Take a minute to consider the distracted-walking ban Image

Take a minute to consider the distracted-walking ban

By Sam Reiss on Nov 08, 2017

Cyclists vs pedestrians. Drivers v. cyclists. Pedestrians vs drivers. Our streets have never been more crowded or more chaotic.

We’ve had an epidemic of pedestrian collisions recently, including last Friday when 10 pedestrians (and a cyclist) were hit in 11 separate incidents across the city in one day.

There were 1,500 incidents involving pedestrians in 2016 including 43 deaths – an undesirable record. We’ve already seen more than 1,400 collisions involving pedestrians in 2017, according to the Toronto Star.

It’s typical, according to police, for the number of collisions to peak this time of year, as days shorten and visibility changes. Signals, painted lines and lights are all good measures, but there’s no substitute for vigilance.

I am not, repeat, am not defending distracted drivers, whether they’re texting, noshing, playing with the radio or yelling at the kids. There is no excuse for not paying attention when you’re piloting several thousand kilograms of potentially deadly steel on public streets.

That said, I have personally noticed an alarming number of distracted pedestrians lately. Yesterday as I tried to make a left into a parking lot with a double driveway, a gentleman strolling with his eyes glued to his phone stopped right in the middle of the driveway to, I suppose, pursue a particularly engaging online conversation.

I beeped my horn — one short, swift note — at which he looked up, gazed at me momentarily and resumed his digital discourse. Every day I see a jaywalker leave the curb still glued to their screens, and stroll across mid-block, diagonally no less, with three-quarters of their back to oncoming traffic.

Even if you’re doing everything right and the drivers are wrong (I’ve also seen many a driver blow through a crosswalk without so much as slowing down), as a pedestrian, you are the most vulnerable. You are the one likely to suffer severe injuries or die in the event of a collision. Being right is not going to make you feel any better in the emergency room.

Distracted walking in Toronto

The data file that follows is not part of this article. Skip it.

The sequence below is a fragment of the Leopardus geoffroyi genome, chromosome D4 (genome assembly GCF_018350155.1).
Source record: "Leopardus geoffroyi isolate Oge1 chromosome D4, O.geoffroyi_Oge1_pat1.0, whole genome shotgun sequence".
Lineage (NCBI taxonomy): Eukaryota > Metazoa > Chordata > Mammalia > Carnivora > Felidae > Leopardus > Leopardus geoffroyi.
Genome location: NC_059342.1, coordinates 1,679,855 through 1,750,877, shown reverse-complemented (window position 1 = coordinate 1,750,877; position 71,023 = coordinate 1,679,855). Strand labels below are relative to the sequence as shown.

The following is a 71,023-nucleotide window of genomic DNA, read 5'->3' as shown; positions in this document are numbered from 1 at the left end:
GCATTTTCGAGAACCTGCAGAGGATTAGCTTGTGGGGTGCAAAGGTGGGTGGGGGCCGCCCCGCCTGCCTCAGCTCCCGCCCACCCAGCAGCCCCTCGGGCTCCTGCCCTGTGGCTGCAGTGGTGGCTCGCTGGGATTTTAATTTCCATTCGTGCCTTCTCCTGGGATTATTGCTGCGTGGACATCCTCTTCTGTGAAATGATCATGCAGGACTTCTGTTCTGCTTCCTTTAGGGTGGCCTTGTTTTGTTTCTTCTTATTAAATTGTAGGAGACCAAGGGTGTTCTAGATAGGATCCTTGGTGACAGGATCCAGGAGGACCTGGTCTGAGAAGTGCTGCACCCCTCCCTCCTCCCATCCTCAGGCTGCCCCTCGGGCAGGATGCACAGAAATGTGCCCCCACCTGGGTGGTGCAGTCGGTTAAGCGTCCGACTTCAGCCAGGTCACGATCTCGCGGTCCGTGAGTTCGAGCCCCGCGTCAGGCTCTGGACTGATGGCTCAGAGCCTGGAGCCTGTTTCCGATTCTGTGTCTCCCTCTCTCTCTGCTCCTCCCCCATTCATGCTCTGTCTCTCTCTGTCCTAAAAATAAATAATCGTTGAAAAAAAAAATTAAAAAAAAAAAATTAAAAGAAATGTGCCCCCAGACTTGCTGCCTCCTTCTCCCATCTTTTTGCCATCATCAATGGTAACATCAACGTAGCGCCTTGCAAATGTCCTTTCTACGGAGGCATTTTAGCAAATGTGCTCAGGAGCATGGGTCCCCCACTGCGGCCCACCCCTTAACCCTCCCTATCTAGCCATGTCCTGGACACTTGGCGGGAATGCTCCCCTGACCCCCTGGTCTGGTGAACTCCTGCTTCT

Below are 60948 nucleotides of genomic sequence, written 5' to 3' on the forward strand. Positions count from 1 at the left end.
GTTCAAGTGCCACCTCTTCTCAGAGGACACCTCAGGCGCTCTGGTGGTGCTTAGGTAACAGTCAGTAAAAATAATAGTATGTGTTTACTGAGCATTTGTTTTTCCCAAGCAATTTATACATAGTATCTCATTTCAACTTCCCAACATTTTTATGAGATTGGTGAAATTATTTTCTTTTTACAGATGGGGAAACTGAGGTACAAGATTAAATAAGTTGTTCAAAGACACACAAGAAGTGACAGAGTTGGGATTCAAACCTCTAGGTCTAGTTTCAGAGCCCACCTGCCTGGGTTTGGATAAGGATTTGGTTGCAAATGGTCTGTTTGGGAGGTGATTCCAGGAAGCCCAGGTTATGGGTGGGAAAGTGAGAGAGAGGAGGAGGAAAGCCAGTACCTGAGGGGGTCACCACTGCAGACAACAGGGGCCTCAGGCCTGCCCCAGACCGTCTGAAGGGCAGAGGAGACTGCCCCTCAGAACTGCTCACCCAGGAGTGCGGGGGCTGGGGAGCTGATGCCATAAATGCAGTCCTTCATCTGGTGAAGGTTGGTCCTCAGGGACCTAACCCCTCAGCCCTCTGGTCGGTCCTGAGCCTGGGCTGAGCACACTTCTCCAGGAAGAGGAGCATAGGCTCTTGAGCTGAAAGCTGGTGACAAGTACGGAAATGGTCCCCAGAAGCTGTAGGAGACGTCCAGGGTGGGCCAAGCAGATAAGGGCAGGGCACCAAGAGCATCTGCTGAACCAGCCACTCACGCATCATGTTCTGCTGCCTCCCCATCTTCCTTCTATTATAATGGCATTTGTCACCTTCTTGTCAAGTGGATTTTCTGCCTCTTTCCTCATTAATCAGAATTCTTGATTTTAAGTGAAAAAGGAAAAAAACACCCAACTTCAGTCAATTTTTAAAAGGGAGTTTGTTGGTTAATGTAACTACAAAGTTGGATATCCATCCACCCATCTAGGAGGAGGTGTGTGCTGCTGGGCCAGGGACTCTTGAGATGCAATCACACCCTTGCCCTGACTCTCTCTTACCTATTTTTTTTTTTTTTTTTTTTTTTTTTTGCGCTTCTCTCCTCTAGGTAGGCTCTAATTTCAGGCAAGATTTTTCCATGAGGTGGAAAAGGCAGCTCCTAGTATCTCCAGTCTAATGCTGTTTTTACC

This week, Liberal MPP Yvan Baker introduced a private member’s bill called “Phones Down, Heads Up” that proposes fines up to $125 for using a mobile device while crossing the street. Some are calling it the “Zombie Bill.”

Criticized as “victim blaming,” Baker defended the idea to Toronto Life this week, saying that in 2010, Ontario’s chief coroner found that 7% of pedestrian fatalities involved people distracted by their phones. Anecdotally, I think that number is probably way up since then.

The idea that “victim-blaming” and “personal responsibility” are the same thing is a major annoyance of our Internet age. I don’t condone blaming the victim, but isn’t there a point when we should be accountable for our own actions?

Crossing the street while texting is as foolhardy as driving and texting, albeit with less potential for hurting someone besides yourself (though the driver will no doubt by traumatized if involved in a serious accident).

Holding pedestrians accountable for their actions does not absolve inattentive drivers, but I’ve had enough near misses behind the wheel — when fully present, distraction free and actively looking for potential problems, which is the only way to navigate our city streets — to think there’s some culpability here.

Fines don’t appear to be a major deterrent. There have been stories in the Sun and in the National Post, on City TV and CBC in just the last month alone that say fines aren’t helping much. But negative attention does help, and so does pressure from friends and family.

Years ago when a friend of mine took a motorcycle safety course, the instructor posed the following: If you and your motorcycle arrive at an intersection at precisely the same moment as three other vehicles, who has the right of way? The students were stymied. The answer? Whoever is in the biggest vehicle.

It may not be right, but no one has as vested an interest in your personal safety than you do.

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